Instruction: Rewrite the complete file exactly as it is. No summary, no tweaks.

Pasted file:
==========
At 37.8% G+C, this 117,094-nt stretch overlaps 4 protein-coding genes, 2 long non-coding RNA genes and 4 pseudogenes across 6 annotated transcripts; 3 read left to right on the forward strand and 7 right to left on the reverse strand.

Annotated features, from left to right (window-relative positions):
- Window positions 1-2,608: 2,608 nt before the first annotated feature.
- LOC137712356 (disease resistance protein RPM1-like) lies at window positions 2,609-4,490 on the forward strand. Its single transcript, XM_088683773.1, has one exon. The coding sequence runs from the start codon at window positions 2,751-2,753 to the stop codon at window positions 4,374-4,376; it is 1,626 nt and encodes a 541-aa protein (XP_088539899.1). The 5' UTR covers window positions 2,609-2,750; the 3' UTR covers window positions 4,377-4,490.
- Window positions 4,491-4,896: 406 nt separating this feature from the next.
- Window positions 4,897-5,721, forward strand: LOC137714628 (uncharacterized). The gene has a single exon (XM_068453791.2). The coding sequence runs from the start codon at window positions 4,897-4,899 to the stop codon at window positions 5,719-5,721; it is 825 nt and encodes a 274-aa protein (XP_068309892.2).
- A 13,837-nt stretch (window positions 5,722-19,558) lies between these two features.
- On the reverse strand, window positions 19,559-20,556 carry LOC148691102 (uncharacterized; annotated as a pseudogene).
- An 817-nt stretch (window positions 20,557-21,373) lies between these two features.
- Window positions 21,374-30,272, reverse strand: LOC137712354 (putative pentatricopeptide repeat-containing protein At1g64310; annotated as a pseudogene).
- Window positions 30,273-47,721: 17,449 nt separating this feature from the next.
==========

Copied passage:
At 37.8% G+C, this 117,094-nt stretch overlaps 4 protein-coding genes, 2 long non-coding RNA genes and 4 pseudogenes across 6 annotated transcripts; 3 read left to right on the forward strand and 7 right to left on the reverse strand.

Annotated features, from left to right (window-relative positions):
- Window positions 1-2,608: 2,608 nt before the first annotated feature.
- LOC137712356 (disease resistance protein RPM1-like) lies at window positions 2,609-4,490 on the forward strand. Its single transcript, XM_088683773.1, has one exon. The coding sequence runs from the start codon at window positions 2,751-2,753 to the stop codon at window positions 4,374-4,376; it is 1,626 nt and encodes a 541-aa protein (XP_088539899.1). The 5' UTR covers window positions 2,609-2,750; the 3' UTR covers window positions 4,377-4,490.
- Window positions 4,491-4,896: 406 nt separating this feature from the next.
- Window positions 4,897-5,721, forward strand: LOC137714628 (uncharacterized). The gene has a single exon (XM_068453791.2). The coding sequence runs from the start codon at window positions 4,897-4,899 to the stop codon at window positions 5,719-5,721; it is 825 nt and encodes a 274-aa protein (XP_068309892.2).
- A 13,837-nt stretch (window positions 5,722-19,558) lies between these two features.
- On the reverse strand, window positions 19,559-20,556 carry LOC148691102 (uncharacterized; annotated as a pseudogene).
- An 817-nt stretch (window positions 20,557-21,373) lies between these two features.
- Window positions 21,374-30,272, reverse strand: LOC137712354 (putative pentatricopeptide repeat-containing protein At1g64310; annotated as a pseudogene).
- Window positions 30,273-47,721: 17,449 nt separating this feature from the next.